Edward James ‘Ted’ Johnson

Moreton Morrell's first real tennis professional

The outside of the real tennis court at Morton Morrell. 1900s
IMAGE LOCATION: (Warwickshire County Record Office)
Reference: PH, 352/126/54, img: 1972
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Edward James ‘Ted’ Johnson (b. 1879), Moreton Morrell’s first professional, served the club for 65 years. The court’s inaugural match saw a contest between Ted and Peter Latham, five times World Champion between 1895 and 1907. Ted played the finest exponents of the game: Cecil “Punch” Fairs, G.F. ‘Fred’ Covey, Lord Aberdare, and Edgar Baerlein. His early posts were at Prince’s Club and Tuxedo, but at the age of 25 he was installed as Professional at Moreton Hall.

Declining a world title

In 1909, Ted unsuccessfully contested “Punch” Fairs’ World title at the Brighton court. In 1912, he threw down the gauntlet to title-holder Fred Covey, but, after much procrastination, Covey refused the challenge. Although Ted was entitled – indeed, authorised and instructed – to claim the title by default, he declined to accept an honour for which he had not competed.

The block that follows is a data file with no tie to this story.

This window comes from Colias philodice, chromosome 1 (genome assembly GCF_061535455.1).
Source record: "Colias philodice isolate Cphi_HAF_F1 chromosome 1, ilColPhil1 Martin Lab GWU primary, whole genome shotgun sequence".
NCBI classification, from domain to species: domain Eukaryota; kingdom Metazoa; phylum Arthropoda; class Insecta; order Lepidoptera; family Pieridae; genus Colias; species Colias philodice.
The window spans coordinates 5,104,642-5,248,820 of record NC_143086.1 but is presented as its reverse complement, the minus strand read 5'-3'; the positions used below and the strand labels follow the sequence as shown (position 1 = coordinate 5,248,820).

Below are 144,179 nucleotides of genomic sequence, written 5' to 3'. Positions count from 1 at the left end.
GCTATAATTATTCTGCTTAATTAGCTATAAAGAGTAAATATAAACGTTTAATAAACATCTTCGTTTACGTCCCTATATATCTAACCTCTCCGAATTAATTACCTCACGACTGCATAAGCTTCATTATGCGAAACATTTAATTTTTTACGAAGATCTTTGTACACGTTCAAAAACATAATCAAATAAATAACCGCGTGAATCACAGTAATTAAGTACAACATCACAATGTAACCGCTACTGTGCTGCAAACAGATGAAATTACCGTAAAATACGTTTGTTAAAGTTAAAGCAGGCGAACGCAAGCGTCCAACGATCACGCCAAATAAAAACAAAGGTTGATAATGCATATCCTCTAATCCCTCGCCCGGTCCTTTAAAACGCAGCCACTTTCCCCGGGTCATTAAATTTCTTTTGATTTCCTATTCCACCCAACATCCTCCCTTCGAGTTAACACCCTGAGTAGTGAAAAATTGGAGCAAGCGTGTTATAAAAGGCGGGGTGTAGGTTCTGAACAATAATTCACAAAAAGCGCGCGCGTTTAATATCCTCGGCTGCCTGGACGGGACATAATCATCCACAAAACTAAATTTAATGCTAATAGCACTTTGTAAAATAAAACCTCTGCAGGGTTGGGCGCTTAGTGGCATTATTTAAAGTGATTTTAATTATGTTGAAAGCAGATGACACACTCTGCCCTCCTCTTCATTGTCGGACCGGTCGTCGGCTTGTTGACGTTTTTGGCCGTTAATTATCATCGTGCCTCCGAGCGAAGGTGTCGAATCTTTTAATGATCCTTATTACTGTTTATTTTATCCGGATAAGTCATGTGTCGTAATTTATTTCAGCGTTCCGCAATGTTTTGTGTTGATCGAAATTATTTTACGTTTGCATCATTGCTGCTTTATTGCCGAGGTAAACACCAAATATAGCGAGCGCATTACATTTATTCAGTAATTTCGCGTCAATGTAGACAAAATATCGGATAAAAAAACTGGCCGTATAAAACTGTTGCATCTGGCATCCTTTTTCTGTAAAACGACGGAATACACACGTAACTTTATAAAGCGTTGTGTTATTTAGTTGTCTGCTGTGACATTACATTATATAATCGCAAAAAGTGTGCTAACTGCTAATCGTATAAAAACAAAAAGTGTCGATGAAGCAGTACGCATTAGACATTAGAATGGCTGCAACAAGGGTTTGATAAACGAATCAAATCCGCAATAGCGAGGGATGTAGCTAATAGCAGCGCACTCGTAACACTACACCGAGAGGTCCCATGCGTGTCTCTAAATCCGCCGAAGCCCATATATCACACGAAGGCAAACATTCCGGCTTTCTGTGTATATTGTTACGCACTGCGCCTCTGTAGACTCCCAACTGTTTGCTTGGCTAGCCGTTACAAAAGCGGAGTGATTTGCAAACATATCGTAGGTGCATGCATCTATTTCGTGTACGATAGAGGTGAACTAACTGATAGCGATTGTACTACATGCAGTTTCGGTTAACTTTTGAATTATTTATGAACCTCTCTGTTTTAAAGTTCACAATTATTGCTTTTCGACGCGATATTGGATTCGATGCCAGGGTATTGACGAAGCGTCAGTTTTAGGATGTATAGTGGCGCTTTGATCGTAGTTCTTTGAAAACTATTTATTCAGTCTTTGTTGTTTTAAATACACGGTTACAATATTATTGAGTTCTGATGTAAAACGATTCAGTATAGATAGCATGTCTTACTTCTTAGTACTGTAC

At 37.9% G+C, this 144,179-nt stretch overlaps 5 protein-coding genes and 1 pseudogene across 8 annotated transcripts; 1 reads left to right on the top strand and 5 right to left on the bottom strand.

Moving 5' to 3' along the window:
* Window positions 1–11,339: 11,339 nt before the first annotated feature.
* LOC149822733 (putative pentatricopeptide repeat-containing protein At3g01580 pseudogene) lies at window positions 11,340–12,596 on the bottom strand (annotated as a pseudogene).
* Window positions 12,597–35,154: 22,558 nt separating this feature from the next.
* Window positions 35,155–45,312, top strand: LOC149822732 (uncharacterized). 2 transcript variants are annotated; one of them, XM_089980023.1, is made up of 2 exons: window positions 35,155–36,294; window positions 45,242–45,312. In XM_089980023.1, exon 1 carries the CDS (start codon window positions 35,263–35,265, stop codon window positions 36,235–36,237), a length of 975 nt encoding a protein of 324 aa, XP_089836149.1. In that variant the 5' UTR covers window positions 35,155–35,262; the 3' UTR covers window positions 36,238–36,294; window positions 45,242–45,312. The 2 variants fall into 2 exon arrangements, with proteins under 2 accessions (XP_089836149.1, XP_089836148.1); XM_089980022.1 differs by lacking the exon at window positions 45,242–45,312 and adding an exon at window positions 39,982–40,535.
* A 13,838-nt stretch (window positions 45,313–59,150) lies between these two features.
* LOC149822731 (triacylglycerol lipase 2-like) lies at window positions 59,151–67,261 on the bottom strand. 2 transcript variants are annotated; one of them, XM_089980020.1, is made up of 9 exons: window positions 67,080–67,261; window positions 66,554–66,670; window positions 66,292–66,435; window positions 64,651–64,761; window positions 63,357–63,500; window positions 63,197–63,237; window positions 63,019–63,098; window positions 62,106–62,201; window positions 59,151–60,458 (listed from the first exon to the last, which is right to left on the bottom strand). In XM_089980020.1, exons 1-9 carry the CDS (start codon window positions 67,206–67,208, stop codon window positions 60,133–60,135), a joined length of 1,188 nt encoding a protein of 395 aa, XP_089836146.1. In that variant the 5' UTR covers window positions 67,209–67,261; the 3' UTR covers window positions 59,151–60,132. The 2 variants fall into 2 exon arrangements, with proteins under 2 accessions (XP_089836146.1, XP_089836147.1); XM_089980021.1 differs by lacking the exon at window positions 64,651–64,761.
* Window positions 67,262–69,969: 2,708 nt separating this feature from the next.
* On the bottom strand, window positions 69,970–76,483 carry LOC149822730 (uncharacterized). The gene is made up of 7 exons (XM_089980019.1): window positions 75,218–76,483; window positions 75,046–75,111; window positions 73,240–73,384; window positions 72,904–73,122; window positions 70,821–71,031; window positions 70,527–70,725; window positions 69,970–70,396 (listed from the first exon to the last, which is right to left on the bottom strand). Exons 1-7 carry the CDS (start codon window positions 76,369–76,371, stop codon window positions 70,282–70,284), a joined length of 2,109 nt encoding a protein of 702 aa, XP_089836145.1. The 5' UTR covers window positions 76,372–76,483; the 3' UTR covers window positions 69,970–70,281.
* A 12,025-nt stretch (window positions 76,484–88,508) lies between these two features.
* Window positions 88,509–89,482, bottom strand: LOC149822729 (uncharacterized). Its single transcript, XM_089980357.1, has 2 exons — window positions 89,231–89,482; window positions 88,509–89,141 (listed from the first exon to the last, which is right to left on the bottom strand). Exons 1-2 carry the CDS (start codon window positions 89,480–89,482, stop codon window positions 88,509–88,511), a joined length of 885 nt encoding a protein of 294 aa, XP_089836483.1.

Witnesses attest to the purity of Ted’s style; his skill and strength – and of the exceptional quality of his underhand twist serve. At Newmarket, King Edward VIII became so engrossed in Ted’s play that he missed the first race. “Chases for Races” smiled Ted, laconically.

Moreton Hall estate in later years

Following Garland’s death in 1921 the Moreton Hall estate was bought by Colonel R.J.L.Ogilby, DSO, who featured his own coat-of-arms over the net. During the 1930s, the Court was kept going by a small group of enthusiasts including Colonel E.J.L.Speed, MC. who leased it from Ogilby and further, saved it from being requisitioned during the second World War. Major James Dance, MP, acquired the Court in 1949, and this saw the introduction of a programme of fixtures against other clubs.

The Moreton Morrell Tennis Court Company

The Moreton Morrell Tennis Court Company was formed in 1963 and, with the generous help of many supporters of tennis – including Mr. Garland’s three daughters – acquired the building and grounds.

An unusual feature at Moreton is the American squash court: floored and panelled in pine, with a dedans to the rear wall. At Moreton, American squash is played with a cut-down lawn tennis racket and ball.

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